It's mostly defensiveness, because these are people who try to claim that 
atheists are more intelligent/morally upright/ saner than people who believe, 
and some even argue that all religion should somehow be abolished (hence the 
fact that even Buddhism doesn't get a free ride). 

What really frustrates me is the claims about the "truth," when I find that 
rather arrogant for humans to assume that we know "the truth," even with our 
best science.  They are intent on *proving* that there is no God. 

Why does this seem to affect me so personally? I don't know. I find someone 
telling me what to think in the name of "freedom" (and subsequently describing 
stuff that I love in ways that I simply don't recognize, i.e. "religion is just 
about controlling people") really hurts my feelings. Is that odd?

--- In Zen_Forum@yahoogroups.com, <billsm...@...> wrote:
>
> DP,
> 
>  
> 
> I think you are drawn into arguments with people like these either out of
> compassion or ego.  If you engage with them thinking you might help them,
> that could be compassion.  If you engage with them to defend your beliefs or
> yourself (your self), then it is ego-related.
> 
>  
> 
> I consider myself at the least an agnostic (a person who holds the view that
> any ultimate reality such as God*) is unknown and probably unknowable) and
> perhaps even an atheist (one who believes that there is no deity*).  I do
> believe there is 'an ultimate reality', but that ultimate reality is Just
> THIS!  It's everyday life - the ultimate WYSIWYG (What You See (and Touch
> and Hear and Smell and Taste) Is What You Get).
> 
>  
> 
> Although I do not consider myself a Buddhist, I see no conflict between
> Buddhism and either agnosticism or atheism.
> 
>  
> 
> Back to your question 'why are you drawn into arguments?', I think the
> simple answer is that it is fun for you, maybe challenging.  You do learn a
> lot from arguments.  They make you think about whatever the topic is in a
> different way than you usually think.  They certainly can be uncomfortable,
> but I think they are healthy.
> 
>  
> 
> Just remember, especially when arguing about religion: almost all arguments
> are based on logic, and logic is not the basis for religion.  Faith is the
> basis for religion.  Don't let your opponent drag you into a logical
> argument.  Then you're on his territory.
> 
>  
> 
> And if all else fails you can fall back on the 'fact' that logic and
> rationality is actually based on faith itself - faith in cause-and-effect.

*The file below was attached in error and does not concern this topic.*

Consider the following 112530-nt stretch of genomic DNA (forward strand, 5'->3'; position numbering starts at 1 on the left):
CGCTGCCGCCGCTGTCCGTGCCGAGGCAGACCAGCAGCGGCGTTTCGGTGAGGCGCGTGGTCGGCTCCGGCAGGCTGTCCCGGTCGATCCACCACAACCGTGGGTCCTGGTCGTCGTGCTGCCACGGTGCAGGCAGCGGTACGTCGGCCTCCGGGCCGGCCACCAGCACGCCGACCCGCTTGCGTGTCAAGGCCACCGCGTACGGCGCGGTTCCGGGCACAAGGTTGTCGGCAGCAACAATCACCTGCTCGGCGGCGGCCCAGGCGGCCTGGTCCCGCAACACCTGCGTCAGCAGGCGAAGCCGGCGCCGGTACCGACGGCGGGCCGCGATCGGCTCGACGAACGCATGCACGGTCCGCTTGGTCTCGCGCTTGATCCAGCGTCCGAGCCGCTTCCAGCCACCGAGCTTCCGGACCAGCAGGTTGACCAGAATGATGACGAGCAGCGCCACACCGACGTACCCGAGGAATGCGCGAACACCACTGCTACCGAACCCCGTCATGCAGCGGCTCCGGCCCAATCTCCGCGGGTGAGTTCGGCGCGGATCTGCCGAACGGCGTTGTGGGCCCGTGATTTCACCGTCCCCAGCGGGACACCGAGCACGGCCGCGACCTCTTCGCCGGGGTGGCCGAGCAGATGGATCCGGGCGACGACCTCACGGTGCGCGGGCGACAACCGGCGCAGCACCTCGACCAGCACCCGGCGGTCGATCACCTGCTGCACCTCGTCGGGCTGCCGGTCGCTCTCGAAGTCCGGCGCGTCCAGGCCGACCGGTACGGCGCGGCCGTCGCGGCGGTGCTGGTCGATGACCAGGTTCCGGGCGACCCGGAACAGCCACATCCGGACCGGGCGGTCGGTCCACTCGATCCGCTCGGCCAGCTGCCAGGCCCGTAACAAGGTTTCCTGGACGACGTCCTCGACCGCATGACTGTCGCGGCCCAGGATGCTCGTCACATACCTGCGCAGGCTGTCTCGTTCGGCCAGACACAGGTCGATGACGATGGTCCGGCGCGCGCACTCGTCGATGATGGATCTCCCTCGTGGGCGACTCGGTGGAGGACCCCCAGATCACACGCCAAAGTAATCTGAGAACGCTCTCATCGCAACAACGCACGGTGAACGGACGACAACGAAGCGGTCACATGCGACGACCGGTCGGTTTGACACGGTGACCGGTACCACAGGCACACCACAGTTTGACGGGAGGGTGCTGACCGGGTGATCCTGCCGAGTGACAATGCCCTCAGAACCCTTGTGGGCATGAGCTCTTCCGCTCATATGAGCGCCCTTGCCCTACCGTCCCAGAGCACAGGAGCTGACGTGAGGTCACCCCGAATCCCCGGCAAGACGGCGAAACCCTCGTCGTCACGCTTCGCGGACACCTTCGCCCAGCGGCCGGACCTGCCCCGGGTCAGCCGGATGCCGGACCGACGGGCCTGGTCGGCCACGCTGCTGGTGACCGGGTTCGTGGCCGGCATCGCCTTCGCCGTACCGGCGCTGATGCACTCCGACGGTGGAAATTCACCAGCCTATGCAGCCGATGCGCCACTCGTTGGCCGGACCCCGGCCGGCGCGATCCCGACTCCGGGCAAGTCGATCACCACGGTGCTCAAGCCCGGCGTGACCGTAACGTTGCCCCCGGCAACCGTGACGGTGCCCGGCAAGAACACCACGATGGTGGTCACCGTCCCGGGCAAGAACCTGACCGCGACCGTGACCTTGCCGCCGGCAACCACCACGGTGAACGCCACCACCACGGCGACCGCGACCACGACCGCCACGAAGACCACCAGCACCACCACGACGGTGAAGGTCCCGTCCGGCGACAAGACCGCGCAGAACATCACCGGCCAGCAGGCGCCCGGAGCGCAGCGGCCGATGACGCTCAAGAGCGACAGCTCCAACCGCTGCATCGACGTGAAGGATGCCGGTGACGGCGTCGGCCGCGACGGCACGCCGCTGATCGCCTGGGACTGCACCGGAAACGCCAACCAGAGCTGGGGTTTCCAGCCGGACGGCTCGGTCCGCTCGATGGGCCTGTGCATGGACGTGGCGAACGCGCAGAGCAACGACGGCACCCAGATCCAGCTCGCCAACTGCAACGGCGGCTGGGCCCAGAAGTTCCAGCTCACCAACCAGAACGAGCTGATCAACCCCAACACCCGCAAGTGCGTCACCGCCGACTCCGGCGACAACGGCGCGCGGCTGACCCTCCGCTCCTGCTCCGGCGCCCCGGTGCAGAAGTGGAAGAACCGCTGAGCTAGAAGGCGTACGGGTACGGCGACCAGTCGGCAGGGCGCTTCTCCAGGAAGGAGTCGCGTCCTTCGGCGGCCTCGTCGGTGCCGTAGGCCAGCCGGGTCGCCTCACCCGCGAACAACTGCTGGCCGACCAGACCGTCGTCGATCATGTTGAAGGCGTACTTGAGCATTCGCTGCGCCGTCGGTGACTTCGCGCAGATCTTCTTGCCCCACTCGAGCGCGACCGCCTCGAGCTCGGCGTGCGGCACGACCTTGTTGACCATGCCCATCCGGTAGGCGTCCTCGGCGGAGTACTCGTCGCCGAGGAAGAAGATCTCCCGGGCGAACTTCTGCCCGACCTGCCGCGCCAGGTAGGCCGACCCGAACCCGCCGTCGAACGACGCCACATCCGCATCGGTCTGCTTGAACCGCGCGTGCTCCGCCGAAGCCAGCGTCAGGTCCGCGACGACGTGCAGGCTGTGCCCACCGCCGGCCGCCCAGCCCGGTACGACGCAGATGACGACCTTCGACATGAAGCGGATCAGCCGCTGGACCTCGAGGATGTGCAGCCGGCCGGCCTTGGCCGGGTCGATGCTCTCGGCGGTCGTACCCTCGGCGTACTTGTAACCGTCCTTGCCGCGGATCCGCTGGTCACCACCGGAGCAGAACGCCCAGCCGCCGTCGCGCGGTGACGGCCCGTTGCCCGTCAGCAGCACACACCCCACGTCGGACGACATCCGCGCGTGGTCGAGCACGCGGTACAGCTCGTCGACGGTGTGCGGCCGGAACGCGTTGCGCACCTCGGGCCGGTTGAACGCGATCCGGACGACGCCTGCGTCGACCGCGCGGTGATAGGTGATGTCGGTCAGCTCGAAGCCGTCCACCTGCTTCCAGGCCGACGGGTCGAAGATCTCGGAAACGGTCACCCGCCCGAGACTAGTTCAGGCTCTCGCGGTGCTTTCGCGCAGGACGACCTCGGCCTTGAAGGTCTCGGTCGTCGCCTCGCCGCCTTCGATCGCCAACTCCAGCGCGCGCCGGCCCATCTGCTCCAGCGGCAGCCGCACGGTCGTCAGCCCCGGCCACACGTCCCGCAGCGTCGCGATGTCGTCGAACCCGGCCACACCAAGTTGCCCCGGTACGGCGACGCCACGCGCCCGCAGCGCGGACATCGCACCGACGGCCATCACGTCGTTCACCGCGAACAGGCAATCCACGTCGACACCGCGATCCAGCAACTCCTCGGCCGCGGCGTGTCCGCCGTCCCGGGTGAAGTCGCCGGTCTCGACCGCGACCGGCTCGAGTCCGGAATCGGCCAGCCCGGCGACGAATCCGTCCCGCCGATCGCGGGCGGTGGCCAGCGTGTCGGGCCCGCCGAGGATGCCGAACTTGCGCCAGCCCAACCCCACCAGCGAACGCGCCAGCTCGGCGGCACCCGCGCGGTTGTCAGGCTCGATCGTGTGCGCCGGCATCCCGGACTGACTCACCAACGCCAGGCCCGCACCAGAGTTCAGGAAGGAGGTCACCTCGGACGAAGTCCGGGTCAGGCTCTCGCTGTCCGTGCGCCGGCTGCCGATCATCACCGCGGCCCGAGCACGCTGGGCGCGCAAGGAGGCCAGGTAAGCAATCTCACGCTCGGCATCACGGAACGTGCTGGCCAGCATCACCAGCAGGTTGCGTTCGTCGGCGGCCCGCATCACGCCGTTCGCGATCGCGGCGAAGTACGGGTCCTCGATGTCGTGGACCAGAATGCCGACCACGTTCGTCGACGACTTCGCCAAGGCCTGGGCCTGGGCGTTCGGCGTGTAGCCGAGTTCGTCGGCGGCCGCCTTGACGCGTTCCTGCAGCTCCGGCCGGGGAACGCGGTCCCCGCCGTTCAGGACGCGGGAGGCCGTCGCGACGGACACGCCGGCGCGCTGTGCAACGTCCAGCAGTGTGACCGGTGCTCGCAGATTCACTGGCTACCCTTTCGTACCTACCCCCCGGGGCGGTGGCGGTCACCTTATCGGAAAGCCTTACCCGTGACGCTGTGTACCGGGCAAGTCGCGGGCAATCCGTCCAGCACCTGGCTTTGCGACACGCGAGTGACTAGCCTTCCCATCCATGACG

> I myself actually consider science itself a religion which is based on faith
> in logic and cause-and-effect.  When I think about this I'm always reminded
> of a valuable story which compares logic and belief:
> 
>  
> 
> A European hunter was on a trip to Africa and was taking a trip up a river
> on a boat which was propelled by a steam engine.  He hired a couple natives
> to keep the fire in the boiler stoked.  When he hired them and told them
> their assignment he explained very carefully how a steam engine works and
> why it was important to keep the fire going.  They understood, but
> inevitably they would eventually stop shoving wood into the fire, the fire
> would go out and the steam engine and the boat would stop.  This happened
> over and over again.  His African guide watched all this and finally decided
> he would have to sort this out.  He told the men that there was a very
> powerful, angry, vengeful and HUNGRY god living in the boiler.  If they
> didn't keep his belly full of wood he would become so enraged with hunger
> that he would come out of the boiler and eat them!  The boat never stopped
> for lack of steam again.
> 
>  
> 
> Sometimes logic is not the most appropriate tool to use.  Another example is
> if a 3-year old child has just been run over by a car, talking to the mother
> about momentum, kinetic force, inertia and the crushing threshold of a human
> skull is not going to soothe her.  Telling her that her child is now
> 'playing with the angles' or 'in the arms of Jesus' would be a better
> approach.
> 
>  
> 
> .Bill!
> 
>  
> 
> *Merriam-Webster Online
> 
>  
> 
> From: Zen_Forum@yahoogroups.com [mailto:zen_fo...@yahoogroups.com] On Behalf
> Of DP
> Sent: Thursday, September 30, 2010 12:20 AM
> To: Zen_Forum@yahoogroups.com
> Subject: [Zen] How to walk away from arguments
> 
>  
> 
>   
> 
> i have this frustrating tendency to get into arguments with random people on
> the internet. I personally try to keep in civil, but I get discouraged by
> all the insults and obnoxiousness.
> 
> Many of the arguments are about religion. I encounter a lot of so-called
> "internet atheists" who seem to design their arguments to provoke people and
> make self-congratulatory statements (although I wouldn't call them all
> trolls). They spare no religion, citing examples of Buddhist violence or
> badly misrepresenting concepts to make them sound like so much babble. (I
> have some Christian beliefs, but they are not very orthodox, which they find
> hard to understand and therefore I get a lot of "why not just give it all
> up?")
> 
> So why do I feel the need to argue with these people? Why does my ego make
> it so I feel the need to confront everything they say, not give them the
> "victory?"
> 
> 
> 
> 
> 
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> database 5490 (20100929) __________
> 
> The message was checked by ESET NOD32 Antivirus.
> 
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